Millions of consumers fighting to reclaim mis-sold Payment Protection Insurance (PPI) are being joined by business owners who were also duped by their banks.

Two new cases highlighted in The Times has shown just some of the ways in which companies were convinced to take on PPI when they did not need it or could not use it.

Barclays agreed to pay compensation of more than £4,000 to two business partners who were mis-sold PPI along with a business loan in the first example.

However the bank made the cheque payable to the partners’ former business which was no longer trading.

Unable to get the bank to resend the cheque with different details, the partners lost out on the claim and got in touch with the newspaper.

In the second case Lloyds Bank were the offenders, mis-selling PPI alongside a business loan sold to a haulage company in the seventies.

As the business was closed down several years later Lloyds told the customer they could not make the payment.

These cases show not only how major lenders mis-sold PPI to businesses as well as individuals, and in very similar ways, but they can also mislead customers in the process of paying compensation.

Responding to the two situations Sunday Times financial columnist Jill Insley said business PPI ‘is less well publicised’ but companies are able to claim for a variety of reasons.

These include “the bank not making it clear business PPI was optional; the policy being added to a loan without the business’s knowledge; and the costs and limitations of the policy not being properly explained.”

Insley says Barclays misled the customer in the first case, taking seven months to tell them the money had already been paid to ‘the Bona Vacantia (“ownerless goods”) division of the government legal department’.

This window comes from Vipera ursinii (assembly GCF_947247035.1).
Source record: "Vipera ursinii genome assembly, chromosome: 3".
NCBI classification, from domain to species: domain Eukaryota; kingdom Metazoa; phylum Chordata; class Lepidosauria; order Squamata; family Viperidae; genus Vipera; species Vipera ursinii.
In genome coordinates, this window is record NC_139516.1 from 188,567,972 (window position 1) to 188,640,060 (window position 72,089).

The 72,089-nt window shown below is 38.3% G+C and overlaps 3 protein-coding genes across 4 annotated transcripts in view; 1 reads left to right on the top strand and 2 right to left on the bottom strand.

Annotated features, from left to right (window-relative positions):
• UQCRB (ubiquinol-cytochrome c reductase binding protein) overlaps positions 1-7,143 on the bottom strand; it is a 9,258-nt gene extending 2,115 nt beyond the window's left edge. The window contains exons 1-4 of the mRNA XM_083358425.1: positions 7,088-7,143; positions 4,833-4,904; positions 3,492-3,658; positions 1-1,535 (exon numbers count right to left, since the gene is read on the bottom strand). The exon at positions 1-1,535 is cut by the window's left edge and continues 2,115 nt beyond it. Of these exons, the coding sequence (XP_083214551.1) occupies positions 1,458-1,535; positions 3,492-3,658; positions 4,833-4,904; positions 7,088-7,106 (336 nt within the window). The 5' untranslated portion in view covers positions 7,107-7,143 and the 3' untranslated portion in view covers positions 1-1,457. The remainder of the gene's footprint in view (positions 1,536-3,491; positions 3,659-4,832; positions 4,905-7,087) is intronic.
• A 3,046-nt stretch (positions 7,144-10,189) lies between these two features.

She explained: “Because their business was dissolved within the past six years, she and her partner can apply to have it restored to the register of companies. They can then ask the crown to pay their PPI compensation to the restored business.

“The process of restoring a company is time consuming and does involve costs… To ease the pain, I asked Barclays to offer a gesture of goodwill for mistakenly letting its customers believe the PPI compensation could be paid direct to them.”

Barclays did offer £300 to the customer, saying: “We accept that our customer received inconsistent information which resulted in confusion.”

Insley describes the second case as ‘even more complicated’, quoting a letter from Lloyds in which the bank confirms the PPI policy was purchased by the haulage company and yet upon further investigation no such policy was found.

“Even if there were proof the company was mis-sold PPI,” she said, “since this business was dissolved in the 1990s Companies House says it can no longer be restored.

“I argued Lloyds should compensate the reader for misinforming him about the existence of a PPI policy for more than two years and it has agreed to pay him £1,000.”

Adding to the huge sums already paid out by the likes of Lloyds and Barclays, these business owners’ claims are part of a total PPI bill that now amounts to more than £27bn.

With all PPI claims having to be submitted before August 2019 due to a deadline set by the Financial Conduct Authority (FCA), businesses and individuals alike now have limited time to check if they too were mis-sold.

Despite the amounts paid out already lenders have set aside more than £40bn across the industry, with the FCA themselves admitting they do not know how many more will come forward to claim.

Lloyds and Santander are among lenders who’ve recently raised their PPI provisions even further, with calls from consumer groups and commentators alike warning the deadline may lead to some consumers missing out.

With an estimated £50bn worth of PPI policies sold in total in the UK9 over the past 10-15 years almost half that amount still remains unclaimed.